Marriage Story – should it happen that way?

Have you watched the movie Marriage Story? Do you think the movie is a good representation of what should happen in a divorce? If you answered yes, then you are wrong. There are so many examples in the movie of what should not happen in a divorce. 

I have never been involved in an initial consultation where the attorney takes off his/her shoes and sits closely to the potential client on a soft couch and acts like they are old college roommates. The attorney was clearly manipulating the wife in her most vulnerable moment to gain trust. 

Then, the wife completely blindsided her husband during his visit with the child by serving him with divorce papers. This set the tone for the divorce process and they immediately became adversaries, instead of working together for a common goal. Imagine how the husband felt receiving those papers during a time when he was supposed to enjoy being with his child. Not to mention they had both previously discussed resolving the issues between themselves, not hiring attorneys. I assume he felt surprised, shocked, angry, and viewed his wife as dishonest. This really set a bad tone for the entire process. 

The wife should never had allowed her attorney to dictate the custody schedule. The wife wanted a 50-50 schedule with her husband, but her attorney would not allow it because she did not want to give the husband “bragging rights.”  

For me, the most cringe-worthy moment in the movie is when the attorneys are arguing in open court and making disparaging comments about the other party. Each attorney is telling the Judge what an awful parent the other is. They are only saying negative things about the other party and the attorneys cannot seem to calm down. This does happen, and it happens too often in litigation cases. However, it does not make it right!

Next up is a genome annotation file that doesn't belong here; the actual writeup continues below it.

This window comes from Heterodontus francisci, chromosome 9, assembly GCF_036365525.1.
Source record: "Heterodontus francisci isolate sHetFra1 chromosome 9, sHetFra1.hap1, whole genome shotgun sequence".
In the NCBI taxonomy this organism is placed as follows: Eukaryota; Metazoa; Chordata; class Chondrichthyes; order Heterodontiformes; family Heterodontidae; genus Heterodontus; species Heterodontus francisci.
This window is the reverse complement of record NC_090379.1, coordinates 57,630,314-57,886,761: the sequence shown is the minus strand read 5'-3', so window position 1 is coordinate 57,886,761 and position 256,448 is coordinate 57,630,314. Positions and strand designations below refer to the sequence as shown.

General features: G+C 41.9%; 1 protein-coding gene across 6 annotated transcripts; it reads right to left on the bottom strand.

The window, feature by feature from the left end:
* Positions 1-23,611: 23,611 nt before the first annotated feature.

At the end of the movie, the parties had a moment when they remembered how much they did love each other. It was the moment when the child was reading the wife’s notes that listed all the things she liked about her husband. It was the same notes she was supposed to read to the husband at the beginning of the movie during their marriage therapy sessions, but she refused and walked out of the session. Could they had erased all the bad things that took place during their divorce by just reading the notes at the beginning?  

The whole divorce process (and the ending) could have been different if the parties remembered all the good/positive attributes of the other party, the parties dictated the process, the parties decided how they would resolve their issues, the parties were honest and forthcoming and treated each other with respect and dignity, the parties were focused on a common goal, and they saved money by not fighting in court. Sounds like a better way to divorce, right? There is a better way and it is the collaborative process. 

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